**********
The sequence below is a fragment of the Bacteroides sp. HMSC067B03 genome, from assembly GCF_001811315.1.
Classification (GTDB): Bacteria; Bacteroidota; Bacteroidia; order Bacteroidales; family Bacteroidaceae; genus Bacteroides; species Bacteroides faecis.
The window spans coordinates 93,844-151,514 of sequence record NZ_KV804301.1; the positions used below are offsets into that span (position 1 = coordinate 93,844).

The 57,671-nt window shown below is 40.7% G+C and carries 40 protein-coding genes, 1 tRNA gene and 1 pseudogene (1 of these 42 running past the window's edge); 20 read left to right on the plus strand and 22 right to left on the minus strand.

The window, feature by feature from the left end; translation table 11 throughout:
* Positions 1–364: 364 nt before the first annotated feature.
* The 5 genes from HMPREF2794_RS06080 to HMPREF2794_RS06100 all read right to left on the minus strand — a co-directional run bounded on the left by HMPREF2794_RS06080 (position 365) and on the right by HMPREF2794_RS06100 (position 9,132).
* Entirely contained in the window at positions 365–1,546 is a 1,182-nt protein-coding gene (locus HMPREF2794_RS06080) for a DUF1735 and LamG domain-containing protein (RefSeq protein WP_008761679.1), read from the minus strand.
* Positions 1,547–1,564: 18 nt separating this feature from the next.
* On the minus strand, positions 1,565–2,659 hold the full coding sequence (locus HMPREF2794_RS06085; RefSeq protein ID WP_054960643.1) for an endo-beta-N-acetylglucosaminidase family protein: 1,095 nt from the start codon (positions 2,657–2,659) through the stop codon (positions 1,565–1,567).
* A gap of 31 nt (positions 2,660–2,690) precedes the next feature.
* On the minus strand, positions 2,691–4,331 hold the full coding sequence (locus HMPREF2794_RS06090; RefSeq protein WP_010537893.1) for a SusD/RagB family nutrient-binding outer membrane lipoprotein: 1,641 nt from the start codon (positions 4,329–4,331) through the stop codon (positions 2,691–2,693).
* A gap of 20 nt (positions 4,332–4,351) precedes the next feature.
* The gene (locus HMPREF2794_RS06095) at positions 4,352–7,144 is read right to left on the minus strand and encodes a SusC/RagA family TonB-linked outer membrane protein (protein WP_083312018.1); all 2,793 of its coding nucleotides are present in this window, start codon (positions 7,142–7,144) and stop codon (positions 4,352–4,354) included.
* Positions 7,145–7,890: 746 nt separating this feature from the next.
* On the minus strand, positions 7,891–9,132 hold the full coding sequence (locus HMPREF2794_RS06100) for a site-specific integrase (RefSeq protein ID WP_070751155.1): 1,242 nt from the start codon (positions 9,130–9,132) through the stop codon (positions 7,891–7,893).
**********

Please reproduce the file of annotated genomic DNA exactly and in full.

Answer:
The sequence below is a fragment of the Bacteroides sp. HMSC067B03 genome, from assembly GCF_001811315.1.
Classification (GTDB): Bacteria; Bacteroidota; Bacteroidia; order Bacteroidales; family Bacteroidaceae; genus Bacteroides; species Bacteroides faecis.
The window spans coordinates 93,844-151,514 of sequence record NZ_KV804301.1; the positions used below are offsets into that span (position 1 = coordinate 93,844).

The 57,671-nt window shown below is 40.7% G+C and carries 40 protein-coding genes, 1 tRNA gene and 1 pseudogene (1 of these 42 running past the window's edge); 20 read left to right on the plus strand and 22 right to left on the minus strand.

The window, feature by feature from the left end; translation table 11 throughout:
* Positions 1–364: 364 nt before the first annotated feature.
* The 5 genes from HMPREF2794_RS06080 to HMPREF2794_RS06100 all read right to left on the minus strand — a co-directional run bounded on the left by HMPREF2794_RS06080 (position 365) and on the right by HMPREF2794_RS06100 (position 9,132).
* Entirely contained in the window at positions 365–1,546 is a 1,182-nt protein-coding gene (locus HMPREF2794_RS06080) for a DUF1735 and LamG domain-containing protein (RefSeq protein WP_008761679.1), read from the minus strand.
* Positions 1,547–1,564: 18 nt separating this feature from the next.
* On the minus strand, positions 1,565–2,659 hold the full coding sequence (locus HMPREF2794_RS06085; RefSeq protein ID WP_054960643.1) for an endo-beta-N-acetylglucosaminidase family protein: 1,095 nt from the start codon (positions 2,657–2,659) through the stop codon (positions 1,565–1,567).
* A gap of 31 nt (positions 2,660–2,690) precedes the next feature.
* On the minus strand, positions 2,691–4,331 hold the full coding sequence (locus HMPREF2794_RS06090; RefSeq protein WP_010537893.1) for a SusD/RagB family nutrient-binding outer membrane lipoprotein: 1,641 nt from the start codon (positions 4,329–4,331) through the stop codon (positions 2,691–2,693).
* A gap of 20 nt (positions 4,332–4,351) precedes the next feature.
* The gene (locus HMPREF2794_RS06095) at positions 4,352–7,144 is read right to left on the minus strand and encodes a SusC/RagA family TonB-linked outer membrane protein (protein WP_083312018.1); all 2,793 of its coding nucleotides are present in this window, start codon (positions 7,142–7,144) and stop codon (positions 4,352–4,354) included.
* Positions 7,145–7,890: 746 nt separating this feature from the next.
* On the minus strand, positions 7,891–9,132 hold the full coding sequence (locus HMPREF2794_RS06100) for a site-specific integrase (RefSeq protein ID WP_070751155.1): 1,242 nt from the start codon (positions 9,130–9,132) through the stop codon (positions 7,891–7,893).